Good morning this Wednesday morning. Where I am, the sun is still behind the thick early fog; even the Oakland hills aren’t quite visible yet. The puppy is at my feet, chewing away at her toy tire, and my morning candle is a needed thing in this just-undusk.
What does family mean to you? Could it ever mean anything uncomplicated again?
This morning, I would like to bake bread: turn on the radio and dial the tuner to an NPR station, get out the hand mixer, and toss the oats and honey and yogurt and blackened bananas and nutmeg and salt and baking soda into a bowl — I’d like to be preparing something to feed your family. I’d like to prepare something to feed this little family that I am dancing around on the edges of. I’d like a slow morning, with laughter and investigation and silliness — everybody reading their own piece of the paper, sharing sections aloud, asking what the others think, while the puppy takes up her place on the living room carpet and disassembles her toy.
There’s something I would like to write about family, but it’s not quite time yet. There are some topics that are private, are for inside writing, are for notebooks and handwritten journals.
This is what I will tell you: I have generally felt, since 1994, that I was outside of family, that I didn’t belong to the body of anybody’s blood. Do you know what I mean? Family became an abstract word to me, a sort of violence that I no longer had to participate in because I had been ejected. I walked away. Of course that’s not true: I didn’t just walk; I ran. Family was never an abstract violence; it had come to mean either abandonment or captivity and terror. The second ten years of my life managed to wholly undermine and undo the lessons of the first ten years, which had taught me that family meant pleasure, safety, silence, worry, and laughter.
Last week I spent time with my blood family: my father, my sister, their partners. We met at the top of the middle of the country and spent several days generally adoring one another’s company. We ate together, drove out into rainstorms and then were finally safe enough with each other that we could huddle together in a tiny space, to get away from the hail, without feeling at risk. Let me not use that royal we — I had to sit in a tiny space in the front of my dad’s wife’s jeep, wedged between my sister and her husband on one side and my father in the driver’s seat, and nothing in me was afraid or on alert. I am only just realizing this now, five days later. In the moment, when my body was shoved close to my sister’s and my father’s, I didn’t feel anything but amusement at the situation and a general (normal?) satisfaction at being with them.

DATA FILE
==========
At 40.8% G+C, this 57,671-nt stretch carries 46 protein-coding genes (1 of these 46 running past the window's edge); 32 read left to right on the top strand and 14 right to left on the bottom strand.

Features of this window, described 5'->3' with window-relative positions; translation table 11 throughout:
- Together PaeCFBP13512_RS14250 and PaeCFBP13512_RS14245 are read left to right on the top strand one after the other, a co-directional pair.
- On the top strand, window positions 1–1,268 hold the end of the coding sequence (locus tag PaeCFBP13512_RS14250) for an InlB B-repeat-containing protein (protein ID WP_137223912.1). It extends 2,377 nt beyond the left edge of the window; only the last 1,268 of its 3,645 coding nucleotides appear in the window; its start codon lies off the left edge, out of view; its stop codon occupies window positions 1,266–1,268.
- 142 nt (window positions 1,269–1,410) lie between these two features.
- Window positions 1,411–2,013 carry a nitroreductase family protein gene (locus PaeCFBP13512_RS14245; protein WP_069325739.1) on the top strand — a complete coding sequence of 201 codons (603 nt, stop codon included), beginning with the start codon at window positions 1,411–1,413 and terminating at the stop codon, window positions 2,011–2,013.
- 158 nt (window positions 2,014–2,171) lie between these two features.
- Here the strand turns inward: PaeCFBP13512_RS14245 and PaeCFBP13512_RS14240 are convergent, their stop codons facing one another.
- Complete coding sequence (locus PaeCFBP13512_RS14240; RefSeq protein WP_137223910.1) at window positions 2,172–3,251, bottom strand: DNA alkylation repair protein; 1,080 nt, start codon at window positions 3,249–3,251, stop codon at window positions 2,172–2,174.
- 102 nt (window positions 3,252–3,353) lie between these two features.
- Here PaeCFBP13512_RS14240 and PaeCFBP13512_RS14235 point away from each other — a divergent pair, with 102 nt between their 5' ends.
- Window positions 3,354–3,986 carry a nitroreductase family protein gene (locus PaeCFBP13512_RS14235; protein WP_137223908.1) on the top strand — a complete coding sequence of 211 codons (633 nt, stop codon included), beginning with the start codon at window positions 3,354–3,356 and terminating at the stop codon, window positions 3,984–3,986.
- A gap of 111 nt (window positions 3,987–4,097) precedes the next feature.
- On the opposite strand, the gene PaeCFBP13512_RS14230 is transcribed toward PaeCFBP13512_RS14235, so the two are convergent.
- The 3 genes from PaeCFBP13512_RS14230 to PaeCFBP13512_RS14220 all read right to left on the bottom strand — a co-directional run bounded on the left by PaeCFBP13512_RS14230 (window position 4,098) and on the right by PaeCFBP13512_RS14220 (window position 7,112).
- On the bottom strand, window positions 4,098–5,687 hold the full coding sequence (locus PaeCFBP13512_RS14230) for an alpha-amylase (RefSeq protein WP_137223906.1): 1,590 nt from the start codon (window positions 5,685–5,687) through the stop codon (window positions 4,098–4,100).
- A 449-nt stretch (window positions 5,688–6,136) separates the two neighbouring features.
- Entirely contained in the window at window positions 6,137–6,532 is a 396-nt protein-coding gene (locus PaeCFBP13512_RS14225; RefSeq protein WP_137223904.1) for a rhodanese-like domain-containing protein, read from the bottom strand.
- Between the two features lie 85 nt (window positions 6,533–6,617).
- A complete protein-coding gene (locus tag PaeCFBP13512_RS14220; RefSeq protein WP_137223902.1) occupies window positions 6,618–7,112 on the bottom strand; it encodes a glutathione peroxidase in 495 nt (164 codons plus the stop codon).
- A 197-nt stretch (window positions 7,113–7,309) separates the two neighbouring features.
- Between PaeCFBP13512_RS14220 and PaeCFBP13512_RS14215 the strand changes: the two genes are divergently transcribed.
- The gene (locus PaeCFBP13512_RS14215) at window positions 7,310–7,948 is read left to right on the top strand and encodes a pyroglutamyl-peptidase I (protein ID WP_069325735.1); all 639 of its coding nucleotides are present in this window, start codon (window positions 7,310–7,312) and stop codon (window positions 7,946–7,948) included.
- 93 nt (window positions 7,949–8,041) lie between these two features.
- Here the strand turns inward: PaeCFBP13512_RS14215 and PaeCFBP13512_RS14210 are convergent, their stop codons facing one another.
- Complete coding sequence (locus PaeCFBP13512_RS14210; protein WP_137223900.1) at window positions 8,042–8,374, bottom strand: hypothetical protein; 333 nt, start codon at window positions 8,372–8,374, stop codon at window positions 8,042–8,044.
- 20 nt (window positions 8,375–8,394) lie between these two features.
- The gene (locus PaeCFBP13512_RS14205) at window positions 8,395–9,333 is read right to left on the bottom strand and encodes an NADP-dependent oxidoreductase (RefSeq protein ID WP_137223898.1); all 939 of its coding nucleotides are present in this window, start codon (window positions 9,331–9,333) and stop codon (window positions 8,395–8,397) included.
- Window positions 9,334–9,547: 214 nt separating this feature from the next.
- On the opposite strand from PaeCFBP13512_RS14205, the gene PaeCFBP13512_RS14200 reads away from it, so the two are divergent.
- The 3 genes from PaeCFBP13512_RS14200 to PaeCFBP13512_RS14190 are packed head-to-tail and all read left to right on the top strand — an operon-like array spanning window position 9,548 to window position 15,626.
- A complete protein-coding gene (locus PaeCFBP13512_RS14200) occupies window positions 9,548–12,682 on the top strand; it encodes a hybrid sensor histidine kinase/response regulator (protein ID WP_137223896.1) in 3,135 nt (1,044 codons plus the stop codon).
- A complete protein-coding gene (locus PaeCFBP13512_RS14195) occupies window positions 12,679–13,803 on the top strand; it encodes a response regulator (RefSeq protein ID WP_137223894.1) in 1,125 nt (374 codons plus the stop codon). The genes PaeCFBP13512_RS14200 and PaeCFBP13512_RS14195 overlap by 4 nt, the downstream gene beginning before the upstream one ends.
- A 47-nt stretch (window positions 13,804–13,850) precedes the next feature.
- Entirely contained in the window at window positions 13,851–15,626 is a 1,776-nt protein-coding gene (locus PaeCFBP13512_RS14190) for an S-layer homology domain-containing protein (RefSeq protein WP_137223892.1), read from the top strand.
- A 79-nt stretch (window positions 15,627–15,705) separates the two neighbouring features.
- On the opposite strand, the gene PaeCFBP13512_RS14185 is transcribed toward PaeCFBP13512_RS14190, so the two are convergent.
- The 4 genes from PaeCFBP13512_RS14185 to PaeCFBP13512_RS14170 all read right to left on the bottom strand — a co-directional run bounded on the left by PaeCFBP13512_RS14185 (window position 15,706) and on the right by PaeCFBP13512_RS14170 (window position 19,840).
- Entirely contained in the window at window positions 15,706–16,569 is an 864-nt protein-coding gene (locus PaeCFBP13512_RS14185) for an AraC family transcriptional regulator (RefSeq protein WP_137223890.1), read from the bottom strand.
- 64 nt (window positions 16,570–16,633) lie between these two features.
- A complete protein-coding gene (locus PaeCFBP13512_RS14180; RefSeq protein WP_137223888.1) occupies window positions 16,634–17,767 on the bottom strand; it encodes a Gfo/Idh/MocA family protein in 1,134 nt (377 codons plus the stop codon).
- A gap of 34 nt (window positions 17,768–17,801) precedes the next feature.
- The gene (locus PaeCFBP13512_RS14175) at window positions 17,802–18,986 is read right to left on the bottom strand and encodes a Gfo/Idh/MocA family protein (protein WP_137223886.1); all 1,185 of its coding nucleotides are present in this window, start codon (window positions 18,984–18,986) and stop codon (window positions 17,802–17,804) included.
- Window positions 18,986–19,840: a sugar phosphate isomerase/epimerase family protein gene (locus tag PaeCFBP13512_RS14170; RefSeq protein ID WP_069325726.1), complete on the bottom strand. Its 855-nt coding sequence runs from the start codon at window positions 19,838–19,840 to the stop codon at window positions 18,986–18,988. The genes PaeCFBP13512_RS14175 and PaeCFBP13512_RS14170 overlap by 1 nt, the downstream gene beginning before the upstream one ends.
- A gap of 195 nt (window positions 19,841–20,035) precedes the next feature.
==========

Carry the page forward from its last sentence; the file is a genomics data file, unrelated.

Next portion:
It didn’t used to be this way. For years I was uncomfortable being too close to my sister — I was afraid that my very presence would do a violence to her. I was hyperaware of where her body was in relationship to mine.
And in the early part of this journey away from trauma, when my father and I became aware of how broken our relationship was (after the conversation in (was it?) 1995 or 1996 when I had to tell him (my sister told him first, she broke the ice, she was the brave one) what had happened to us when we were out of his custody and being kept away from him at our mother’s husband’s house) — how do you use those sorts of words with your father? How do you find the language to describe to your father — he who had been meant to protect you — what you had to do to and beneath a grown man’s body? Talk about unspeakable. I kept most of the words to myself; he heard them when my statement was read into the court record in lieu of testimony, during my stepfather’s trial. I spent those years keeping a distance from my father’s body. I forgot — or it was no longer an option to remember, and so I released — a child’s easy comfort with a parent’s physical being.
Do you know what it’s like to be jealous of a young boy leaning in on his mother’s body, like that’s a safe place for him? Like that’s a place he deserves to belong?
My family and I have been working at this thing of reconnection and recovery for a long time. We have worked at this thing of reclaiming a sense of family that is safe and possible, both new and old. During our days together last week, I felt a new (or old?) kind of ease around them: there were no major meltdowns, no massive triggers, and, this time, the tears that came were mostly joyful ones. And I sat in that jeep, pressed close to my father’s body, and smelled the cologne that he’s worn all of his life and felt only familiarity and gratitude.
There were years when I could not have imagined this, when I thought family would always and only mean loss. Now I am wondering about something new.
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